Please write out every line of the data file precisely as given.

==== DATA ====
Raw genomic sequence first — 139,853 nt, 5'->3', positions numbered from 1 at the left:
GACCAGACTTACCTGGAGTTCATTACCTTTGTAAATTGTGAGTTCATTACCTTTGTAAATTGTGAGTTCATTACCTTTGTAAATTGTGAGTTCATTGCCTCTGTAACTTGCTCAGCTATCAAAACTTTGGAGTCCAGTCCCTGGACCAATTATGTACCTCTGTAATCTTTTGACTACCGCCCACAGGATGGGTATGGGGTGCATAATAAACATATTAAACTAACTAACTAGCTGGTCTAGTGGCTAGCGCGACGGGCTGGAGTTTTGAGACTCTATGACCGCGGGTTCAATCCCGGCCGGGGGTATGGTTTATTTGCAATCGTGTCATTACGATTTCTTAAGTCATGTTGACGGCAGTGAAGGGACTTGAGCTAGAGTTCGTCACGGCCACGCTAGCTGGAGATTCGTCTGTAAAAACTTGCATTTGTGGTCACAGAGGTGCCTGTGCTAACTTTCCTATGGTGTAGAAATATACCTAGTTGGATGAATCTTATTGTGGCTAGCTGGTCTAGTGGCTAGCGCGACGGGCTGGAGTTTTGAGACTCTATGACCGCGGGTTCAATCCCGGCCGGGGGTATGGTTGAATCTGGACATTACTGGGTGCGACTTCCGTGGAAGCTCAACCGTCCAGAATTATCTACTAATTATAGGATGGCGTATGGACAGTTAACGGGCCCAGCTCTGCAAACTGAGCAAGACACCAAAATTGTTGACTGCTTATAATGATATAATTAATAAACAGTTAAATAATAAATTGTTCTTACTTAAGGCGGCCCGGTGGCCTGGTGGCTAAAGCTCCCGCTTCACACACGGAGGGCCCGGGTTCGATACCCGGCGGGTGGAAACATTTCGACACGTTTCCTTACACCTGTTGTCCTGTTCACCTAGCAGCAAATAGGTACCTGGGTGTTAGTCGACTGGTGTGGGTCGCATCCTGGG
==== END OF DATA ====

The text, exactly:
Raw genomic sequence first — 139,853 nt, 5'->3', positions numbered from 1 at the left:
GACCAGACTTACCTGGAGTTCATTACCTTTGTAAATTGTGAGTTCATTACCTTTGTAAATTGTGAGTTCATTACCTTTGTAAATTGTGAGTTCATTGCCTCTGTAACTTGCTCAGCTATCAAAACTTTGGAGTCCAGTCCCTGGACCAATTATGTACCTCTGTAATCTTTTGACTACCGCCCACAGGATGGGTATGGGGTGCATAATAAACATATTAAACTAACTAACTAGCTGGTCTAGTGGCTAGCGCGACGGGCTGGAGTTTTGAGACTCTATGACCGCGGGTTCAATCCCGGCCGGGGGTATGGTTTATTTGCAATCGTGTCATTACGATTTCTTAAGTCATGTTGACGGCAGTGAAGGGACTTGAGCTAGAGTTCGTCACGGCCACGCTAGCTGGAGATTCGTCTGTAAAAACTTGCATTTGTGGTCACAGAGGTGCCTGTGCTAACTTTCCTATGGTGTAGAAATATACCTAGTTGGATGAATCTTATTGTGGCTAGCTGGTCTAGTGGCTAGCGCGACGGGCTGGAGTTTTGAGACTCTATGACCGCGGGTTCAATCCCGGCCGGGGGTATGGTTGAATCTGGACATTACTGGGTGCGACTTCCGTGGAAGCTCAACCGTCCAGAATTATCTACTAATTATAGGATGGCGTATGGACAGTTAACGGGCCCAGCTCTGCAAACTGAGCAAGACACCAAAATTGTTGACTGCTTATAATGATATAATTAATAAACAGTTAAATAATAAATTGTTCTTACTTAAGGCGGCCCGGTGGCCTGGTGGCTAAAGCTCCCGCTTCACACACGGAGGGCCCGGGTTCGATACCCGGCGGGTGGAAACATTTCGACACGTTTCCTTACACCTGTTGTCCTGTTCACCTAGCAGCAAATAGGTACCTGGGTGTTAGTCGACTGGTGTGGGTCGCATCCTGGG